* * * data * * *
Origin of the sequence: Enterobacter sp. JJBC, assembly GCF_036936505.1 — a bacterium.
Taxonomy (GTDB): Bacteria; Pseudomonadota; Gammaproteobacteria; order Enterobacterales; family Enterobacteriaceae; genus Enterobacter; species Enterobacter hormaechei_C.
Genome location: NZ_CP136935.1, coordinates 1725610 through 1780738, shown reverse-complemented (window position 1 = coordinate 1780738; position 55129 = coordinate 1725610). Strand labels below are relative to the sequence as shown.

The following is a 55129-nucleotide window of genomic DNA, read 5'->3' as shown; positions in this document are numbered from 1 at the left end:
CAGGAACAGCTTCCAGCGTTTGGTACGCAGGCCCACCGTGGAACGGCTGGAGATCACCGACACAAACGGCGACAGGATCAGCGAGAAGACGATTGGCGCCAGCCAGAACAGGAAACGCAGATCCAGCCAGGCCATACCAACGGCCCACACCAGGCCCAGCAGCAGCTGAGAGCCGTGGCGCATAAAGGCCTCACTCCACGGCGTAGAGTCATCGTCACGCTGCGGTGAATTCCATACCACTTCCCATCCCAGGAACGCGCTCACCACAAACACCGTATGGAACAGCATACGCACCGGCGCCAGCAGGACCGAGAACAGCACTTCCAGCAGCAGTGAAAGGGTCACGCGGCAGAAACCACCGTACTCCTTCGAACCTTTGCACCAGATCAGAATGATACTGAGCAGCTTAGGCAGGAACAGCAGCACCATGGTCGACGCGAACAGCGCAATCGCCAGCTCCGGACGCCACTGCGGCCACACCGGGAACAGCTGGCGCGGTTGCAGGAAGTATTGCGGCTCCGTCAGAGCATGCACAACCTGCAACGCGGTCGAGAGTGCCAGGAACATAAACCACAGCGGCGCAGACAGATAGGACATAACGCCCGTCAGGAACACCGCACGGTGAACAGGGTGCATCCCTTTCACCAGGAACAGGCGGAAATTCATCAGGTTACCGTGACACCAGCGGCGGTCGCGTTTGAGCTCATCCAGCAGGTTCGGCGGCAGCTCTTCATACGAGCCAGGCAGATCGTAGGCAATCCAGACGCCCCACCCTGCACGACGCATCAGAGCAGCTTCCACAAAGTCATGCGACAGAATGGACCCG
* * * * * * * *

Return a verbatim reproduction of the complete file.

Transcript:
Origin of the sequence: Enterobacter sp. JJBC, assembly GCF_036936505.1 — a bacterium.
Taxonomy (GTDB): Bacteria; Pseudomonadota; Gammaproteobacteria; order Enterobacterales; family Enterobacteriaceae; genus Enterobacter; species Enterobacter hormaechei_C.
Genome location: NZ_CP136935.1, coordinates 1725610 through 1780738, shown reverse-complemented (window position 1 = coordinate 1780738; position 55129 = coordinate 1725610). Strand labels below are relative to the sequence as shown.

The following is a 55129-nucleotide window of genomic DNA, read 5'->3' as shown; positions in this document are numbered from 1 at the left end:
CAGGAACAGCTTCCAGCGTTTGGTACGCAGGCCCACCGTGGAACGGCTGGAGATCACCGACACAAACGGCGACAGGATCAGCGAGAAGACGATTGGCGCCAGCCAGAACAGGAAACGCAGATCCAGCCAGGCCATACCAACGGCCCACACCAGGCCCAGCAGCAGCTGAGAGCCGTGGCGCATAAAGGCCTCACTCCACGGCGTAGAGTCATCGTCACGCTGCGGTGAATTCCATACCACTTCCCATCCCAGGAACGCGCTCACCACAAACACCGTATGGAACAGCATACGCACCGGCGCCAGCAGGACCGAGAACAGCACTTCCAGCAGCAGTGAAAGGGTCACGCGGCAGAAACCACCGTACTCCTTCGAACCTTTGCACCAGATCAGAATGATACTGAGCAGCTTAGGCAGGAACAGCAGCACCATGGTCGACGCGAACAGCGCAATCGCCAGCTCCGGACGCCACTGCGGCCACACCGGGAACAGCTGGCGCGGTTGCAGGAAGTATTGCGGCTCCGTCAGAGCATGCACAACCTGCAACGCGGTCGAGAGTGCCAGGAACATAAACCACAGCGGCGCAGACAGATAGGACATAACGCCCGTCAGGAACACCGCACGGTGAACAGGGTGCATCCCTTTCACCAGGAACAGGCGGAAATTCATCAGGTTACCGTGACACCAGCGGCGGTCGCGTTTGAGCTCATCCAGCAGGTTCGGCGGCAGCTCTTCATACGAGCCAGGCAGATCGTAGGCAATCCAGACGCCCCACCCTGCACGACGCATCAGAGCAGCTTCCACAAAGTCATGCGACAGAATGGACCCG